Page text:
No wrongdoing has been established so far in the “Paradise Papers” investigation. But this isn’t what you walk away with if you read the articles we analyzed. Here are seven ways we found the media implied guilt.
When you read that a “beacon of stability” in the Middle East (Lebanon) has been “plunged into a political crisis,” you might be alarmed, but does it give you a good sense of what’s happening there? The resignation of Saad Hariri was unexpected, and it may have negative consequences for the country, but the outlets we analyzed didn’t provide specific data as to why there may be political or economic risks, or possible conflict. Instead, they used spin terms (dramatic or vague language, noted below in italic) and they also left out data that could help better understand the situation. Here’s are two similar examples
What is the purpose of Congress proposing and debating bills? Ideally, it’s to pass legislation that would help the country run effectively. But sometimes we treat it like a party score card – a running total of partisan one-upmanship – and media feeds into it. This happened with news coverage of the tax bill.
The sources we analyzed on the Senate and House hearings promote an idea that lawmakers put forth, which is that Russian ads and posts are in part to blame for last year’s presidential election results. The same blame was also extended to tech companies like Facebook, Google and Twitter. There is evidence of misinformation paid for by Russian groups, but was it powerful enough to sway voter decisions? That’s perhaps the most relevant question in these investigations, but the articles we looked at didn’t write about it. Here are the premises that back the blame and where each may fail.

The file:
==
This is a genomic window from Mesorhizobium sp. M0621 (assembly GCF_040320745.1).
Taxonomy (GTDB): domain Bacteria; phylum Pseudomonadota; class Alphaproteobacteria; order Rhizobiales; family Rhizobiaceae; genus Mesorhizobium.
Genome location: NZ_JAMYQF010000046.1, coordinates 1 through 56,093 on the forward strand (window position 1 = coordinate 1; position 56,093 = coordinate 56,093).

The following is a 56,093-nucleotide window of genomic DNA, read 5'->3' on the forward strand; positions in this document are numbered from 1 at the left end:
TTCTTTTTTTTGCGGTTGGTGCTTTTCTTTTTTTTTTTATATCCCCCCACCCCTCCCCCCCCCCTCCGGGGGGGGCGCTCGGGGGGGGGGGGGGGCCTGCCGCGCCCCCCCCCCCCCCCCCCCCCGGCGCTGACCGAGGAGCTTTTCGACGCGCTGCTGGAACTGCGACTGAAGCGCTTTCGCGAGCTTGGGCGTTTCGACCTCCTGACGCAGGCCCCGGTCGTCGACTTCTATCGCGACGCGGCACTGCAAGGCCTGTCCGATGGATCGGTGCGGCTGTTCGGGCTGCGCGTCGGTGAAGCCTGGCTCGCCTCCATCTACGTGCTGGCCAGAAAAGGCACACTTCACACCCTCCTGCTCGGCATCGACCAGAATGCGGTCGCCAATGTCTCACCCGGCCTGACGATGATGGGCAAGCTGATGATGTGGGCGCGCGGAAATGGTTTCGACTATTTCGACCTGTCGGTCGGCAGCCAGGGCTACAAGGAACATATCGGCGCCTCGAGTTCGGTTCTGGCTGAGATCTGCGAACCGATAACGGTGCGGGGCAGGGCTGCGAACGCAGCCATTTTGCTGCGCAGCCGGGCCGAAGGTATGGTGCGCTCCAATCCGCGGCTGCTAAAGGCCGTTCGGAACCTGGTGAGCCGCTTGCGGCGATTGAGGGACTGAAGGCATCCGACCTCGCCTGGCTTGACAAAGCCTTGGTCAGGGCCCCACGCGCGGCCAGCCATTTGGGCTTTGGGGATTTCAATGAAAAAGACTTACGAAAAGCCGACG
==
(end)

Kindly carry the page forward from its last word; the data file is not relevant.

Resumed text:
Reporting breaking news of a crime can be tricky, as journalists try to get the most information out to the public as quickly as possible. But in that rush, when and how should media start implying the motive for the crime? For instance, should media speculate that it might be an act of “terrorism,” and if so, how?
Below we look at how two different media outlets introduce the possibility that Tuesday’s incident could be an act of terror, from the most slanted to the most responsible. Note, these are from articles captured at 5:30 pm Eastern, less than two and a half hours after the attack, and prior to any official statement about “terrorism.”
Jens Erik Gould
Jens is a political, business and entertainment writer and editor who has reported from a dozen countries for media outlets including The New York Times, National Public Radio and Bloomberg News